Simplify the cutting of ceramic tiles by using a wooden base board slightly larger than the size of the tiles to be cut. Secure a taut length of galvanized wire across the board with nails or screws. Score through the glazed surface of the tile and place it – glazed surface uppermost – on the board with the scored line over the wire. Press firmly on each side of the scored line to snap the tile cleanly. When cutting off a narrow strip of tile, place a piece of wood on the narrow strip and press down on it. This ensures that pressure is evenly applied along the complete length of the cut. For a very narrow strip, use pincers to nibble off the waste material and smooth down the cut edge with glasspaper or a file if necessary.
Felt wall coverings come in wide rolls – measuring as much as 1.85 m 6 ft across. To help support the roll when fixing the felt to the pasted wall, insert a batten through the roll and suspend it between two step ladders. This makes the felt easy to unroll.
Use a hacksaw to cut a quadrant tile. First, cut halfway through the tile from the back. Then, resting the tile on a level surface, tap the back sharply with the handle of a cold chisel on either side of the cut lines to complete the cut.
When fixing ceramic tiles that are not manufactured with fitted spacers – lugs on their edges used to separate the tiles in preparation for jointing or grouting – use spacers cut from a sheet of card about 1.5mm thick, or use matchsticks. Fit two spacers below each tile to ensure it remains horizontal, and two in each vertical join. Remove the spacers before grouting the joins.
Never use wire wool to rub down surfaces that are to be painted with emulsion paint. As emulsion is water-based, rust spots may appear if small strands of the wool become embedded in it.
An inexpensive new paint brush should be soaked in linseed oil for at least a day before use. This helps soften the bristles and lengthen its life. All brushes should be broken in by first using them to apply undercoating. This helps remove any loose bristles. Which may otherwise work free during top-coating and spoil the finish.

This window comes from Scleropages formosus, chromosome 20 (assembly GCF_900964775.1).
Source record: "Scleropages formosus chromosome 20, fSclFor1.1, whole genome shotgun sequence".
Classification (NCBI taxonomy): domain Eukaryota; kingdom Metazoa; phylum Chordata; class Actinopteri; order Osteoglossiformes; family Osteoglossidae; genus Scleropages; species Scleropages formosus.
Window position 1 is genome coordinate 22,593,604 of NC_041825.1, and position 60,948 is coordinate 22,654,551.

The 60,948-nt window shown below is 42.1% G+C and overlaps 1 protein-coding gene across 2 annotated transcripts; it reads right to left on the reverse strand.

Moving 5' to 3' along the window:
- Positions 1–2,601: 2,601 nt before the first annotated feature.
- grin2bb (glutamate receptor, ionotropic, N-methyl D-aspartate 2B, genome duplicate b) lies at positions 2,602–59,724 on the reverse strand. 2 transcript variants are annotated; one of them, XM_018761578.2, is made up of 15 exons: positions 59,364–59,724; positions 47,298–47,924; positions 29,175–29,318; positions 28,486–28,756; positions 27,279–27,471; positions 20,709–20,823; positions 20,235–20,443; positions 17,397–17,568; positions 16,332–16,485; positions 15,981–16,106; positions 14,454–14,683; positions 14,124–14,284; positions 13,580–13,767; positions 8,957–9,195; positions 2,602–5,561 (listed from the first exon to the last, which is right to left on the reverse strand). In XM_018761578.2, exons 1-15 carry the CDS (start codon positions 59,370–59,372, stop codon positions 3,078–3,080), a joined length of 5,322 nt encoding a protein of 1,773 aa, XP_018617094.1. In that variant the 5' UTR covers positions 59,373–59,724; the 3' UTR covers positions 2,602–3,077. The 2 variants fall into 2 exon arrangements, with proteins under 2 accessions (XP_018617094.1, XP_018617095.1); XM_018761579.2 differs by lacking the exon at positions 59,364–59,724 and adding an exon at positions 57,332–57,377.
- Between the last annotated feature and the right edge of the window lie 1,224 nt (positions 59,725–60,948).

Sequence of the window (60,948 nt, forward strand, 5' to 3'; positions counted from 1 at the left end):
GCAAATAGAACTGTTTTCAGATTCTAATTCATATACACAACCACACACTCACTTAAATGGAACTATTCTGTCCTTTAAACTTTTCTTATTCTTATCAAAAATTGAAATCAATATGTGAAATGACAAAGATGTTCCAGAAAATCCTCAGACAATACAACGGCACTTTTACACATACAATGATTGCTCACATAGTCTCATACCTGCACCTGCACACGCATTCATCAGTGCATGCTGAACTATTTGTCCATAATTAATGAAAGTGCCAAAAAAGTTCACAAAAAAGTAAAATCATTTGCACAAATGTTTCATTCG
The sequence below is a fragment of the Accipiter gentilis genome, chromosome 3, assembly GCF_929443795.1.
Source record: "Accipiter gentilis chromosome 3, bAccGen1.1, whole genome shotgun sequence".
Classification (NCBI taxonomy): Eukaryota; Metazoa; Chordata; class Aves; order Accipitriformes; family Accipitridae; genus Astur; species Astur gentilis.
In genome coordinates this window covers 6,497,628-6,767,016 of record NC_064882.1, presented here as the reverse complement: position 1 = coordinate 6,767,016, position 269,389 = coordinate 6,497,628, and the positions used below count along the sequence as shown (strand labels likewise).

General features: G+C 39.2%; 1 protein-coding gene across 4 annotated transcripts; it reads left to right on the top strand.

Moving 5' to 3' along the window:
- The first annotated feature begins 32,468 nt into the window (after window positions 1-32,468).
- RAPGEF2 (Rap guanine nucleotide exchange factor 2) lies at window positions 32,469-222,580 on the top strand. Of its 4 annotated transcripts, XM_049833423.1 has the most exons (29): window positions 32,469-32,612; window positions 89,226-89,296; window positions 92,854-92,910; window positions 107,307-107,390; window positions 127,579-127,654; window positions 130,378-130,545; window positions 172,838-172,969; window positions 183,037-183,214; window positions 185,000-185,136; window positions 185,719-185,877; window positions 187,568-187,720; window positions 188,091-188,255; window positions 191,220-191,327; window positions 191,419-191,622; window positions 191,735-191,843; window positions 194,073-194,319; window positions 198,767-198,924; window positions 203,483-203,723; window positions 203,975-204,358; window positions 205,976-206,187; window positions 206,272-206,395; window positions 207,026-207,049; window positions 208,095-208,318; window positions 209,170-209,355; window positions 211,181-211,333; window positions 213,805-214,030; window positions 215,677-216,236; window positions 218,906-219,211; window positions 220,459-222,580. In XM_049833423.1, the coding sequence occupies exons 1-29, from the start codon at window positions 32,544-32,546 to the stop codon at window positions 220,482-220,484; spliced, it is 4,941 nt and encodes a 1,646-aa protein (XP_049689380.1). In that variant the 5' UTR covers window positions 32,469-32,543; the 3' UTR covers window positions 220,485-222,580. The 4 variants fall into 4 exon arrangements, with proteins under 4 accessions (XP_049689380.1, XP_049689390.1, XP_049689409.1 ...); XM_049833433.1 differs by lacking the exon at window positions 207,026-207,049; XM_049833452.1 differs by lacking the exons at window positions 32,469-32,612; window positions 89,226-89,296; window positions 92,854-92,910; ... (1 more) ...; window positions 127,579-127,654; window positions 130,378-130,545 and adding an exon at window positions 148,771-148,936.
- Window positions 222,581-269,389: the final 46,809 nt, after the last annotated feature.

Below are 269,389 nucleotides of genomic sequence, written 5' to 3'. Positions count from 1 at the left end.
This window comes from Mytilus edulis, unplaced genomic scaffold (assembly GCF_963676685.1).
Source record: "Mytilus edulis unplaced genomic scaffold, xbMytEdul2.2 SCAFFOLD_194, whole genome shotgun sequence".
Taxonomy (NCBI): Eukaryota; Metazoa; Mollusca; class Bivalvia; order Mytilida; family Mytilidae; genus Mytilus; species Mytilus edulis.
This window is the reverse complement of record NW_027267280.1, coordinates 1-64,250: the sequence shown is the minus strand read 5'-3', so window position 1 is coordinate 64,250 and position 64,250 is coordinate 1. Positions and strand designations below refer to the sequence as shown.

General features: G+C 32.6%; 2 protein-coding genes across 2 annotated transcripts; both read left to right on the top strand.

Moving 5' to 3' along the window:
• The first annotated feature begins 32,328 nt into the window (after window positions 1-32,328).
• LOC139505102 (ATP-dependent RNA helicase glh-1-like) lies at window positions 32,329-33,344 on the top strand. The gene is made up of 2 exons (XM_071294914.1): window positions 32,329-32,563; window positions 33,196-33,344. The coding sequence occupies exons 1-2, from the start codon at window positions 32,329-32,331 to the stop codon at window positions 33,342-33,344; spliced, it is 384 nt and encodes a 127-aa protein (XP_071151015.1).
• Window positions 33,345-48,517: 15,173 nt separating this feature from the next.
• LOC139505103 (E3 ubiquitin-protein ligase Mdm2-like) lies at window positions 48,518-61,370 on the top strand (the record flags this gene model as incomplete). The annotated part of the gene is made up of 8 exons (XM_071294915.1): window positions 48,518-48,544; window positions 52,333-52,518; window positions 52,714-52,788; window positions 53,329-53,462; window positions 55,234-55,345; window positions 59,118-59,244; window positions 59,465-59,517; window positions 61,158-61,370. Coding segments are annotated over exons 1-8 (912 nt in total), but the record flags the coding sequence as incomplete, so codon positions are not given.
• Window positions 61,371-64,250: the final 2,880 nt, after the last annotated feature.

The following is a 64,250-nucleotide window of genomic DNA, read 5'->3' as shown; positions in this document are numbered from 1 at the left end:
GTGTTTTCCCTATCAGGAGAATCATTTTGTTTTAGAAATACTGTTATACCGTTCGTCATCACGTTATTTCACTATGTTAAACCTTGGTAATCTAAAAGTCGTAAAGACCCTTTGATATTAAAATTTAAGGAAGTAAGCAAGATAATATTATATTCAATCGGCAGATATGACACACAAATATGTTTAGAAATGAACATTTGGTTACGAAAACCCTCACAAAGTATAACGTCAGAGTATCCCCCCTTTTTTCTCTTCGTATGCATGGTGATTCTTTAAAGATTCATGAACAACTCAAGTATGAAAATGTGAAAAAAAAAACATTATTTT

A paint brush should always be held by the handle – never by the metal band around the brush. This can make all the difference between ending up with a smooth finish or a rough one.
Apply gloss paint in vertical strokes and emulsion in horizontal ones. Then -without recharging the brush – criss-cross lightly across the surface. Finally brush back into the paint to lay it off. When cutting-in along edges, hold the brush between the thumb and forefinger. Keep it well charged with paint and work it slowly downwards.
Always leave a newly screeded concrete floor for at least a month before covering it with floor tiles. This gives the floor time to dry out thoroughly. If the tiles are laid before this, the mortar bedding which is used as a key for the tiles may fail.
Use a medium-grade glasspaper for general rubbing-down work when painting walls or wood, and a fine paper for the final smoothing. Use a coarse paper only when a surface is badly flaked.
To prevent a twist-bit slipping when drilling a hole in a glazed ceramic tile, use a felt pen to mark the point at which the hole is to be drilled and stick a strip of clear adhesive tape over the mark before drilling.